Gynecomastia develops when there is an increase in the ratio of estrogen to androgens. Whereas mild forms of gynecomastia are frequently encountered in the male population, any breast enlargement that is prominent, painful, progressive or of recent onset always requires a careful evaluation, as it may be an important clue to disease elsewhere. Underlying causes are plenty and include drugs, congenital and acquired disorders of androgen and estrogen production, various tumors, renal failure, cirrhosis of the liver, and thyrotoxicosis. Evaluation includes a careful patient's history, physical examination of sexual characteristics and the breast tissue, and measurements of serum LH, FSH, testosterone, estradiol, hCG-beta, TSH and tests of liver and kidney function.


25% of cases found to have hypogonadism

Unique Identifier
12270030
Authors
Ersoz H. Onde ME. Terekeci H. Kurtoglu S. Tor H.
Institution
Karadeniz Technical University, Faculty of Medicine, Department of Endocrinology and Metabolism, Trabzon, Turkey. [email protected]
Title
Causes of gynaecomastia in young adult males and factors associated with idiopathic gynaecomastia.
Source
International Journal of Andrology. 25(5):312-6, 2002 Oct.
Abstract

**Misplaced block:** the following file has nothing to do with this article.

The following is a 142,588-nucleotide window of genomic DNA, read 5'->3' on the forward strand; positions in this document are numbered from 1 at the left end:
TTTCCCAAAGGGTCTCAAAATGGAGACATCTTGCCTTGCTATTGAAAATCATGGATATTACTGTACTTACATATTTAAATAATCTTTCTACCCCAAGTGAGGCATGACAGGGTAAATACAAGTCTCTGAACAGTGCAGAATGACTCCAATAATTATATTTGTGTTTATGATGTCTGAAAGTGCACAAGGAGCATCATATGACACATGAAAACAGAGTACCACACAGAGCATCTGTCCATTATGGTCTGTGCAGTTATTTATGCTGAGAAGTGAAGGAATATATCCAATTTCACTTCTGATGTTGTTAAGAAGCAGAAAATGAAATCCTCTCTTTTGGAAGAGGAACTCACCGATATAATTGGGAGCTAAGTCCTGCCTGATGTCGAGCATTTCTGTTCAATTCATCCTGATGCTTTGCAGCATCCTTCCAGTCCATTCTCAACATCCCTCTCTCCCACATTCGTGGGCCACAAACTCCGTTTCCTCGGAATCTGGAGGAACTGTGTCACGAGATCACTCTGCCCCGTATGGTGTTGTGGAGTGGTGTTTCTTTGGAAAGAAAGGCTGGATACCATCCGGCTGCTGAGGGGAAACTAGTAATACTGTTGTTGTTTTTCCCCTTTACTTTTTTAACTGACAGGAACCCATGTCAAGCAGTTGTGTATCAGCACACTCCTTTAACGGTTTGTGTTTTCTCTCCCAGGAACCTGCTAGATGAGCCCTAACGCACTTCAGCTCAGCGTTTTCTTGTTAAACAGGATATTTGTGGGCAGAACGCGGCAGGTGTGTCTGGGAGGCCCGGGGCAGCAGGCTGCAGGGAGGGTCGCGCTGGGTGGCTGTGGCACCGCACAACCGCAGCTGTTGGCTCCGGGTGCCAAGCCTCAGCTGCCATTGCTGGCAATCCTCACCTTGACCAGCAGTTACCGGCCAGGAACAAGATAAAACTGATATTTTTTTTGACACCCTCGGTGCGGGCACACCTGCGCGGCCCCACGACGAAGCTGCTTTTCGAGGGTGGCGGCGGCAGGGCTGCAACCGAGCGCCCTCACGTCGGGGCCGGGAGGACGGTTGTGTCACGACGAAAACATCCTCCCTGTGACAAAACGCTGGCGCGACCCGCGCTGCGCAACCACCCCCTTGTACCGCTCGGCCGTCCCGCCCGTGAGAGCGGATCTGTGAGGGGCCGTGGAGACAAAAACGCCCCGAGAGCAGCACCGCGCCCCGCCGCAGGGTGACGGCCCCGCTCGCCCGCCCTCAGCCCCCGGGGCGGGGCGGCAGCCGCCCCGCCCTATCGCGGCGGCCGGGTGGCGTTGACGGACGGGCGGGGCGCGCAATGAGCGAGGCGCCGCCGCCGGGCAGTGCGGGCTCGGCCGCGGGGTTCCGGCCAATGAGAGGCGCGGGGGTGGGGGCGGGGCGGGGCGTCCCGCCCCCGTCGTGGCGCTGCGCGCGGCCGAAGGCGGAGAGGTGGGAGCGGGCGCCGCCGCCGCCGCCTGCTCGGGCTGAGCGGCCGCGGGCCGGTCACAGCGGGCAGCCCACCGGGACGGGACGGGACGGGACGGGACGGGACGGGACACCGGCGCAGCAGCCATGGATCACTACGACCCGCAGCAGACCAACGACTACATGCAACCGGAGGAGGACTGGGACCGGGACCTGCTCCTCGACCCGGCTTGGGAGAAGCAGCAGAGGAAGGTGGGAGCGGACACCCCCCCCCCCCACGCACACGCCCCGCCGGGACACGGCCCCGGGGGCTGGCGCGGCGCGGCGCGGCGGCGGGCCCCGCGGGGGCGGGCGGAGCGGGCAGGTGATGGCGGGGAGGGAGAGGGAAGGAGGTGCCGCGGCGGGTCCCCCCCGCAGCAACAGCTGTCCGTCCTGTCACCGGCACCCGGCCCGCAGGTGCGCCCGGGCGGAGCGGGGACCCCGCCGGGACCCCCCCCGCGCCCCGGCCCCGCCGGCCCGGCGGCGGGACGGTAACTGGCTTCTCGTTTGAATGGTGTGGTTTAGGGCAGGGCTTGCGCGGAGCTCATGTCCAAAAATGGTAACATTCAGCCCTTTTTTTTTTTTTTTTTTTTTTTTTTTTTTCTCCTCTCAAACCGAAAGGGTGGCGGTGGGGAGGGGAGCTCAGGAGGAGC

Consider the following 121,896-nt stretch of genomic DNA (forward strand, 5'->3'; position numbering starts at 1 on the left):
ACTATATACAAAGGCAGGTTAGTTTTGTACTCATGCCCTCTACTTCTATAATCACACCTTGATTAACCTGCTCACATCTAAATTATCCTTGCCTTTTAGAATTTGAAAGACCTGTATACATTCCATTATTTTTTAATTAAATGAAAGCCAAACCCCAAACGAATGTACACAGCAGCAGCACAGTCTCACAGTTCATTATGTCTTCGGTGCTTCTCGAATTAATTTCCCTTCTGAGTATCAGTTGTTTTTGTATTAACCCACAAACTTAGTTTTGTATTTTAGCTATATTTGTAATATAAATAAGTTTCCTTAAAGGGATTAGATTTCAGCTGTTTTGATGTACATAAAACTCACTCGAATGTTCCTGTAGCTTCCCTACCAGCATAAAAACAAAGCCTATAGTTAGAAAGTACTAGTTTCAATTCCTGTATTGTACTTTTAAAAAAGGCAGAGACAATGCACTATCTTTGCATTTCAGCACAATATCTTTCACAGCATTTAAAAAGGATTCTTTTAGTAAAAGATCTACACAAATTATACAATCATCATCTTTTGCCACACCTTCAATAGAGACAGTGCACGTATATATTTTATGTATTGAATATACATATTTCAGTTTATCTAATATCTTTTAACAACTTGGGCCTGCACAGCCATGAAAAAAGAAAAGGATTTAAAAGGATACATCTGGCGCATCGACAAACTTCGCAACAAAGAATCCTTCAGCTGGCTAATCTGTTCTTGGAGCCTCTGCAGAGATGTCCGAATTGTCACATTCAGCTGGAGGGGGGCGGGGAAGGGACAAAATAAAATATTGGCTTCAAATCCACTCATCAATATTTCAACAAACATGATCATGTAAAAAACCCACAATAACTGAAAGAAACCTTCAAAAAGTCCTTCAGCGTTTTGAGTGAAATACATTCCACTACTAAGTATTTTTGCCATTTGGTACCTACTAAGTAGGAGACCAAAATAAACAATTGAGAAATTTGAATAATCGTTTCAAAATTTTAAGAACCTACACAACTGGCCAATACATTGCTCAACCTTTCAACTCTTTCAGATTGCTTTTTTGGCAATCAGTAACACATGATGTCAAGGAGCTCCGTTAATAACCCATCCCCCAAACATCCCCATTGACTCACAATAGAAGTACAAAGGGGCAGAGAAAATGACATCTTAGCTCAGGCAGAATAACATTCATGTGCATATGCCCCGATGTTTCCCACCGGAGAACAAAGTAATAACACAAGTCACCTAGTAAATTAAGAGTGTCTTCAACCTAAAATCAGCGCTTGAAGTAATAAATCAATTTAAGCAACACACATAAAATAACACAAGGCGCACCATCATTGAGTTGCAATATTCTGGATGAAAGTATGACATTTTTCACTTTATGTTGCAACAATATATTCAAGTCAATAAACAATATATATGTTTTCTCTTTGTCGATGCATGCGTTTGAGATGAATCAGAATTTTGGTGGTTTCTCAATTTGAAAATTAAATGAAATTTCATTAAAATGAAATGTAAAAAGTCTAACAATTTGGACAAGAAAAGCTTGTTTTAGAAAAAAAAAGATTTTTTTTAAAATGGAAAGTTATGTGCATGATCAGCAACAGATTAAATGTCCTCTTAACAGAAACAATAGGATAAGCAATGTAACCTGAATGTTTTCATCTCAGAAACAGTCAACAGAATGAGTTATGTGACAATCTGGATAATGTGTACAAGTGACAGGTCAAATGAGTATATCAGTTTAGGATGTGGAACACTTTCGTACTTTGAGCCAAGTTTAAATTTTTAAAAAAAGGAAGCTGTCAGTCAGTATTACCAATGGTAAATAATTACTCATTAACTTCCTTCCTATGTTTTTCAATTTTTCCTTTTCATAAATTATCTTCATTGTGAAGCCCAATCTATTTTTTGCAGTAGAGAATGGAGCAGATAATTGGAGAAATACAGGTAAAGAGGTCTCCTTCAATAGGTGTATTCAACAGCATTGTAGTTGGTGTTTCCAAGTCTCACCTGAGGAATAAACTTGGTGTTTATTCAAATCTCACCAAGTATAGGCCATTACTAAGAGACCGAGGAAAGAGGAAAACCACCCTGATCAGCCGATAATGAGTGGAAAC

Gynaecomastia is a common clinical condition. Persistent pubertal or late onset idiopathic gynaecomastia is the leading cause of gynaecomastia in different series. The aim of this study was the assessment of the prevalence and characteristics of different causes of gynaecomastia in young adult males, and evaluation of the factors associated with idiopathic gynaecomastia. Fifty-three male patients (mean age 22.04 +/- 2.22, range 19-29), who had been admitted to our outpatient clinics with gynaecomastia as the main presenting symptom were enrolled in the study. Patients were evaluated with breast palpation, breast ultrasonography, anthropometric measurements and sex steroid levels. Secondary causes of gynaecomastia were ruled out. Thirty age-matched healthy individuals were also studied as healthy control group. Idiopathic gynaecomastia was diagnosed in 31 of 53 patients (58%), with 17 (32%) persistent pubertal and 14 (24%) late onset course. Other causes of gynaecomastia were hypogonadism in 13 cases (25%), hyperprolactinaemia in five (9%), chronic liver disease in two (4%), and drug induced (prolonged use of H2 antagonists) in two (4%). Patients with idiopathic gynaecomastia, either pubertal or late onset, were compared with the healthy control group in order to find out associated factors. Anthropometric measurements revealed a significant increase in body weight and body mass index (BMI) in the patient group compared with healthy controls (72.4 +/- 13.3 vs. 63.6 +/- 7.9 kg, p = 0.0086 and 25.2 +/- 4.0 vs. 21.5 +/- 2.7 kg/m2, p = 0.0001). Total skin fold thickness (SFT) of four different regions were also higher in the patient group (50.9 +/- 22.1 vs. 32.6 +/- 10.2 mm, p = 0.0006) indicating a higher body fat percentage. Total serum testosterone (4.76 +/- 1.31 vs. 5.70 +/- 1.06 microg/mL, p = 0.0038) and luteinizing hormone (LH) (4.80 +/- 1.92 vs. 7.32 +/- 1.90 mIU/mL, p < 0.0001) levels were significantly lower in the patient group while oestradiol levels were similar. There was a significant correlation between total testosterone and LH levels (r = 0.27, p = 0.0445). Total testosterone and LH levels were negatively correlated with BMI and total SFT. As a result most common form of gynaecomastia is idiopathic gynaecomastia either as persistent pubertal or late onset forms in young adult males. Idiopathic gynaecomastia is closely correlated with generalized obesity, reduced LH and testosterone levels which may be the result of increased conversion of testosterone to oestradiol in increased adipose tissue mass.